To qualify under the bill, a pharmacist must be certified by the BOP to have met certain educational requirements, including completion of a 20-hour education program approved by the BOP in consultation with the BOM and BOOM which must address patient assessments, point-of-care testing procedures, safe and effective treatments, and identification of contraindications. A pharmacist so certified by the BOP must provide evidence of the certification to the supervising physician.
A pharmacist who tests and treats under the bill must also maintain at least $250,000 in liability coverage; furnish a patient’s records, upon the patient’s request, to a health care practitioner designated by a patient; and maintain patient records for five years from each patient’s most recent provision of service.
The BOP is required to adopt by rule a formulary of drugs that a pharmacist may prescribe under a test-and-treat protocol for minor, nonchronic health conditions covered under the protocol. Such drugs must be approved by the federal Food and Drug Administration which are indicated for the treatment of such conditions. The formulary may not include controlled substances.
The bill provides that a pharmacist who tests and treats may use any tests that guide the diagnosis or clinical decision-making which the federal Centers for Medicare & Medicaid Services has determined qualify for a waiver under the federal Clinical Laboratory Improvement Amendments of 1988, or federal rules adopted thereunder, or any established screening procedures that can safely be performed by a pharmacist.
A written protocol between a pharmacist and supervising physician must include particular terms and conditions imposed by the supervising physician relating to the testing and screening for and treatment of minor, nonchronic health conditions. The terms and conditions must be appropriate to the pharmacist’s training. A pharmacist who enters into such a protocol with a supervising physician must submit the protocol to the BOP. The protocol must include:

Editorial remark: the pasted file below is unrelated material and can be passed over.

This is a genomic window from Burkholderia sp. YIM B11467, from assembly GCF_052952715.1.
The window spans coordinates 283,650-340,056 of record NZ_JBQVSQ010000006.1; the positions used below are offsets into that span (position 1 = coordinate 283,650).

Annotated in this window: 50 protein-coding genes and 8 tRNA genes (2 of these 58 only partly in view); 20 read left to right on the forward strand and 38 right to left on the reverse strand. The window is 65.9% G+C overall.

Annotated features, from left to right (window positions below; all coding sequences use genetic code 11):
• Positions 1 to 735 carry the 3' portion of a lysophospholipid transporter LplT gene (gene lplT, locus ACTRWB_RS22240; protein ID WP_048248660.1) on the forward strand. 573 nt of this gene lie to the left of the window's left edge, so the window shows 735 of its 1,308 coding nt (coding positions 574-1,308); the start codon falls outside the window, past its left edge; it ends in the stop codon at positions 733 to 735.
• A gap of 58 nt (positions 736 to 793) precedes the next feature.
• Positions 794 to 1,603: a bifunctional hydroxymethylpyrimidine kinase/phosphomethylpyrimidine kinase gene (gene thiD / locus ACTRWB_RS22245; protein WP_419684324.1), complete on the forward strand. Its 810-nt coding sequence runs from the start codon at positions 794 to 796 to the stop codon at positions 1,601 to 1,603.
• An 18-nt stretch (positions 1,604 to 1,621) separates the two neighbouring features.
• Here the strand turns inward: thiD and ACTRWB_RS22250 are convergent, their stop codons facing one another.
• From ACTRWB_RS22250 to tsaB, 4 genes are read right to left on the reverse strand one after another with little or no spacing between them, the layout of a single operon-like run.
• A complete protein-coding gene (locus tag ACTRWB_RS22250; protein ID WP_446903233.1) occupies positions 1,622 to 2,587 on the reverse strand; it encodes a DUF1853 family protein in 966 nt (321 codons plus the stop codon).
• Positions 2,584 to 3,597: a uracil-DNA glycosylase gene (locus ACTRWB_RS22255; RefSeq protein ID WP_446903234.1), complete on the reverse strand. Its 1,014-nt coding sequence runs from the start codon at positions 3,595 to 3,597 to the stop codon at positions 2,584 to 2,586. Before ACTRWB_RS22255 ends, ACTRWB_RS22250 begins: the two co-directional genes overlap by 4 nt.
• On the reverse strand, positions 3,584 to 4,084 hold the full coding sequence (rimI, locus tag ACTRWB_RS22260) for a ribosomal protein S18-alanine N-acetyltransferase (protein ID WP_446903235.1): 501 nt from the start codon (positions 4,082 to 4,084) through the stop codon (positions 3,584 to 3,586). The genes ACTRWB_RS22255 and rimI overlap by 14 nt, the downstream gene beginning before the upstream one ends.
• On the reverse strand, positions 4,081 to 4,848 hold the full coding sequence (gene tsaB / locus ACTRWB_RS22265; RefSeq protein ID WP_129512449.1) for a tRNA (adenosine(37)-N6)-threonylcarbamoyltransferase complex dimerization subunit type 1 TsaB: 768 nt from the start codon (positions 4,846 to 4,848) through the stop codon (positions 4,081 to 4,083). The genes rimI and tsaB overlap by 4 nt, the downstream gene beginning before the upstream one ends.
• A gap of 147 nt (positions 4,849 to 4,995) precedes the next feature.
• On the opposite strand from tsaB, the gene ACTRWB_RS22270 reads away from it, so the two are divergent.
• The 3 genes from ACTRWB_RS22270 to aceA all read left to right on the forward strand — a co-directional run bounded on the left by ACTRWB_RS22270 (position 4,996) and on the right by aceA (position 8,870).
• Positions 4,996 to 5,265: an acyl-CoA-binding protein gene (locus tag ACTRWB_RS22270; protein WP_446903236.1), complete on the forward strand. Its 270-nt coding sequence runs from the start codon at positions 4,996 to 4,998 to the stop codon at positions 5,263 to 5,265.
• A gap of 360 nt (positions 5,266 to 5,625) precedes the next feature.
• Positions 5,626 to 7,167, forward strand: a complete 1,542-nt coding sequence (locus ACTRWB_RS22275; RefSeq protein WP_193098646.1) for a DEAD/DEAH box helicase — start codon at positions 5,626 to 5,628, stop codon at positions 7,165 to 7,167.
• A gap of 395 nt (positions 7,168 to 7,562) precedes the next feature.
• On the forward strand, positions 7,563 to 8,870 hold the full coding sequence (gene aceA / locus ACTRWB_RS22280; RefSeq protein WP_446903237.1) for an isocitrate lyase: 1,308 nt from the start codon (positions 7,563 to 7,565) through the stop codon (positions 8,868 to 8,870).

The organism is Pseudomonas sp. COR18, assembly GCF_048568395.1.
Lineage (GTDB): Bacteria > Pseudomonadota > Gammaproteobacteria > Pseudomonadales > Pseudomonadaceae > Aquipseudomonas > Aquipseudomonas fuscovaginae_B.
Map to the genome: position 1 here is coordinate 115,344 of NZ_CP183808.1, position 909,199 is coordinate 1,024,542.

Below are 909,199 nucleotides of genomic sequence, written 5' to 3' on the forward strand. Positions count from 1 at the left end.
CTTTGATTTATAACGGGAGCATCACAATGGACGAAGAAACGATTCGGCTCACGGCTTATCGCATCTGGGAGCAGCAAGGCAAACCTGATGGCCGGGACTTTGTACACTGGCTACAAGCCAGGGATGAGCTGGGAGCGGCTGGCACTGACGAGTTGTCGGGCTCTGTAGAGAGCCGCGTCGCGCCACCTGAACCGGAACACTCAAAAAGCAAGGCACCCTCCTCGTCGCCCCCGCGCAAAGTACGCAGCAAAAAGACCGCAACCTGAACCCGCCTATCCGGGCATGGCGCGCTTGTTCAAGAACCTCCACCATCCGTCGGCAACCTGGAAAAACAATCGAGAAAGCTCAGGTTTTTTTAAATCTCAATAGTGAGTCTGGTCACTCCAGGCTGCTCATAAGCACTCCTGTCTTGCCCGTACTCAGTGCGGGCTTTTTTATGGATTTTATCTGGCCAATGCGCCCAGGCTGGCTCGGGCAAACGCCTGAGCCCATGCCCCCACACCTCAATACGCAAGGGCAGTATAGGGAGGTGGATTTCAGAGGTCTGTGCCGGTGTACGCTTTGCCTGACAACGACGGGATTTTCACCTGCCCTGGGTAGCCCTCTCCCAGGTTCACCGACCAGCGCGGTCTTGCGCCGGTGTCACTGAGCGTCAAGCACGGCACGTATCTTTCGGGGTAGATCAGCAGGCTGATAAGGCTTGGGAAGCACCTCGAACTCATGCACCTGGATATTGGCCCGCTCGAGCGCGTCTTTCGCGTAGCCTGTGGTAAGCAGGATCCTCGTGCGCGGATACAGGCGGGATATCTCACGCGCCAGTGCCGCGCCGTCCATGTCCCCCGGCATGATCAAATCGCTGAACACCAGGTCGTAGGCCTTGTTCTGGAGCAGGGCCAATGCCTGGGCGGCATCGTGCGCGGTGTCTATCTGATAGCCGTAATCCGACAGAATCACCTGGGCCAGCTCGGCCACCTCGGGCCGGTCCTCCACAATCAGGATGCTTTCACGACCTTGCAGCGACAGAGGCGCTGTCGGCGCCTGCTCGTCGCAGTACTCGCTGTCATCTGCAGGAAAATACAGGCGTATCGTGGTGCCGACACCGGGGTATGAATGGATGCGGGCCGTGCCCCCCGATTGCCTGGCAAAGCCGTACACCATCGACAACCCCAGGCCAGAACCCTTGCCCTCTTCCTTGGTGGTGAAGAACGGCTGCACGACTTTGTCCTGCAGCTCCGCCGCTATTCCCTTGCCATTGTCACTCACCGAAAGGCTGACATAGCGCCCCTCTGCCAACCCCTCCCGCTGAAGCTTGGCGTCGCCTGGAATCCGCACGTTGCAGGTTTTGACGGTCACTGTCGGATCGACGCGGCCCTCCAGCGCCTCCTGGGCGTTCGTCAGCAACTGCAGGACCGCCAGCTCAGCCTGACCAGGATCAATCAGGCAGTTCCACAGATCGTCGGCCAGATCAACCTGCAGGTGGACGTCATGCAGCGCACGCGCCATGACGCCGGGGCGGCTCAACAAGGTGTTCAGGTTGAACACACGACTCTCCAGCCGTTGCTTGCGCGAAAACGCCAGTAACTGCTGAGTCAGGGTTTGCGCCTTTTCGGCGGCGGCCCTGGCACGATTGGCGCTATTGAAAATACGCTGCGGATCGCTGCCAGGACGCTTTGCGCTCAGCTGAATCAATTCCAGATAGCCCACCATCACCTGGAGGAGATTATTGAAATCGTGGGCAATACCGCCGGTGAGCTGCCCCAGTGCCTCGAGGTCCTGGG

- Specific categories of patients who the pharmacist is authorized to test or screen for and treat minor, nonchronic health conditions;
- The physician’s instructions for obtaining relevant patient medical history for the purpose of identifying disqualifying health conditions, adverse reactions, and contraindications to the approved course of treatment;
- The physician’s instructions for the treatment of minor, nonchronic health conditions based on the patient’s age, symptoms, and test results, including negative results;
- A process and schedule for the physician to review the pharmacist’s actions under the protocol;
- A process and schedule for the pharmacist to notify the physician of the patient’s condition, tests administered, test results, and course of treatment; and
- Any other requirements as established by the BOP in consultation with the BOM and BOOM.
A pharmacist certified by the BOP to test and treat under the bill must complete a three-hour continuing education course approved by the BOP that addresses issue related to minor, nonchronic health conditions with each biennial renewal of the pharmacist’s license, in addition to continuing education requirements he or she must meet under preexisting law.
A pharmacist providing test-and-treat services under the bill may not perform such services while acting as an employee of a pharmacy without the written approval of the pharmacy owner.
A pharmacist who tests and treats under the bill must provide a patient with written information to advise the patient to seek follow-up care from his or her primary care physician. The BOP must adopt rules for the circumstances under which such information must be provided.
A pharmacy in which a pharmacist tests and treats under the bill must prominently display signage indicating that any patient receiving testing, screening, or treatment services as authorized under the bill is advised to seek follow-up care from his or her primary care physician.
The bill provides that its test-and-treat provisions do not apply with respect to minor, nonchronic health conditions when treated with over-the-counter products.
- Provides that its two requirements for $250,000 in professional liability coverage (the first for collaborative pharmacy practice and the second for testing for and treating minor, nonchronic health conditions) are not duplicative and that coverage for either satisfies both requirements;
- Adds pharmacists who are authorized to perform or order and evaluate laboratory or clinical tests under a collaborative pharmacy practice or test-and-treat protocol, to the list of health care practitioners and facilities that, upon the diagnosis or suspicion of the existence of a disease of public health significance, must immediately report that fact to the Department of Health; and
- Amends the statutory definition of “practice of the profession of pharmacy” to conform to the bill’s provisions.
These provisions became law upon approval by the Governor on March 11, 2020, and take effect July 1, 2020.
Vote: Senate 28-12; House 98-17